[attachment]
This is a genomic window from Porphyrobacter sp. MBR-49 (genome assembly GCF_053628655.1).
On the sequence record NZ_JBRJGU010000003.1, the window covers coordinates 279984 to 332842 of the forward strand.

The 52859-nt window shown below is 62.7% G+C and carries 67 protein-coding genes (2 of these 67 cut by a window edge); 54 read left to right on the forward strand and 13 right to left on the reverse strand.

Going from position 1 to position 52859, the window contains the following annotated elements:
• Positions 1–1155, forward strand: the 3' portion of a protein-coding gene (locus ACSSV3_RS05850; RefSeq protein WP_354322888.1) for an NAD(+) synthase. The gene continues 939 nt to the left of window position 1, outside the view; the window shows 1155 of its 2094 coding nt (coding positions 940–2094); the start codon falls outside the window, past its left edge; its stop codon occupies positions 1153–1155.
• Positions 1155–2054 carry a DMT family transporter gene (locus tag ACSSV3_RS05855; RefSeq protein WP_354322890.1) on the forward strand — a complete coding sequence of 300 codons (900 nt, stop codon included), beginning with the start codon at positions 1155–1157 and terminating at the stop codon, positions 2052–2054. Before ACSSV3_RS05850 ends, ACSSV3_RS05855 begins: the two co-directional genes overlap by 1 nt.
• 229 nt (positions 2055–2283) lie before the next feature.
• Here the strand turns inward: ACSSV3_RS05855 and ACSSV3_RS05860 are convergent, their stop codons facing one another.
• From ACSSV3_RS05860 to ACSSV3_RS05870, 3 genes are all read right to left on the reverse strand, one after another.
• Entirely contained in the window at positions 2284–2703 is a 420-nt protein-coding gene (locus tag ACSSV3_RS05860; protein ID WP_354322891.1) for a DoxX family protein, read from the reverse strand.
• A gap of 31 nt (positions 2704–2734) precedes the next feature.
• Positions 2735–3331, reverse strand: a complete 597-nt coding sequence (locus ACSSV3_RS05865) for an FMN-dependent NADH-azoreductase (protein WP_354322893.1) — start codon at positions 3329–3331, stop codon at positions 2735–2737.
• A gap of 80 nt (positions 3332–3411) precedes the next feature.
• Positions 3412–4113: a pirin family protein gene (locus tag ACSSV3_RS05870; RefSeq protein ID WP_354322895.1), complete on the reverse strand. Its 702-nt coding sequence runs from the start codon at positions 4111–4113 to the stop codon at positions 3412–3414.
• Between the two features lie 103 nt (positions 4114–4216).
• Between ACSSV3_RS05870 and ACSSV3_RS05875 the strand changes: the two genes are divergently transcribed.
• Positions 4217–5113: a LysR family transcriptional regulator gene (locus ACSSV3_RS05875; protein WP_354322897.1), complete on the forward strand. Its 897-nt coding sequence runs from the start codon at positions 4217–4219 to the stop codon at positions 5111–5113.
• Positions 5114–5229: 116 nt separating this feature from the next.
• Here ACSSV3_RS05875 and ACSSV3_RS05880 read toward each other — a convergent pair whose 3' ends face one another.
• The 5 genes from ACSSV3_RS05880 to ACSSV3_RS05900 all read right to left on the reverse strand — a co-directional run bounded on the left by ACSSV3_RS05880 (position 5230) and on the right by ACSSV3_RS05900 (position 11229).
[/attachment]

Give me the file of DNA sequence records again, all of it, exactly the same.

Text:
This is a genomic window from Porphyrobacter sp. MBR-49 (genome assembly GCF_053628655.1).
On the sequence record NZ_JBRJGU010000003.1, the window covers coordinates 279984 to 332842 of the forward strand.

The 52859-nt window shown below is 62.7% G+C and carries 67 protein-coding genes (2 of these 67 cut by a window edge); 54 read left to right on the forward strand and 13 right to left on the reverse strand.

Going from position 1 to position 52859, the window contains the following annotated elements:
• Positions 1–1155, forward strand: the 3' portion of a protein-coding gene (locus ACSSV3_RS05850; RefSeq protein WP_354322888.1) for an NAD(+) synthase. The gene continues 939 nt to the left of window position 1, outside the view; the window shows 1155 of its 2094 coding nt (coding positions 940–2094); the start codon falls outside the window, past its left edge; its stop codon occupies positions 1153–1155.
• Positions 1155–2054 carry a DMT family transporter gene (locus tag ACSSV3_RS05855; RefSeq protein WP_354322890.1) on the forward strand — a complete coding sequence of 300 codons (900 nt, stop codon included), beginning with the start codon at positions 1155–1157 and terminating at the stop codon, positions 2052–2054. Before ACSSV3_RS05850 ends, ACSSV3_RS05855 begins: the two co-directional genes overlap by 1 nt.
• 229 nt (positions 2055–2283) lie before the next feature.
• Here the strand turns inward: ACSSV3_RS05855 and ACSSV3_RS05860 are convergent, their stop codons facing one another.
• From ACSSV3_RS05860 to ACSSV3_RS05870, 3 genes are all read right to left on the reverse strand, one after another.
• Entirely contained in the window at positions 2284–2703 is a 420-nt protein-coding gene (locus tag ACSSV3_RS05860; protein ID WP_354322891.1) for a DoxX family protein, read from the reverse strand.
• A gap of 31 nt (positions 2704–2734) precedes the next feature.
• Positions 2735–3331, reverse strand: a complete 597-nt coding sequence (locus ACSSV3_RS05865) for an FMN-dependent NADH-azoreductase (protein WP_354322893.1) — start codon at positions 3329–3331, stop codon at positions 2735–2737.
• A gap of 80 nt (positions 3332–3411) precedes the next feature.
• Positions 3412–4113: a pirin family protein gene (locus tag ACSSV3_RS05870; RefSeq protein ID WP_354322895.1), complete on the reverse strand. Its 702-nt coding sequence runs from the start codon at positions 4111–4113 to the stop codon at positions 3412–3414.
• Between the two features lie 103 nt (positions 4114–4216).
• Between ACSSV3_RS05870 and ACSSV3_RS05875 the strand changes: the two genes are divergently transcribed.
• Positions 4217–5113: a LysR family transcriptional regulator gene (locus ACSSV3_RS05875; protein WP_354322897.1), complete on the forward strand. Its 897-nt coding sequence runs from the start codon at positions 4217–4219 to the stop codon at positions 5111–5113.
• Positions 5114–5229: 116 nt separating this feature from the next.
• Here ACSSV3_RS05875 and ACSSV3_RS05880 read toward each other — a convergent pair whose 3' ends face one another.
• The 5 genes from ACSSV3_RS05880 to ACSSV3_RS05900 all read right to left on the reverse strand — a co-directional run bounded on the left by ACSSV3_RS05880 (position 5230) and on the right by ACSSV3_RS05900 (position 11229).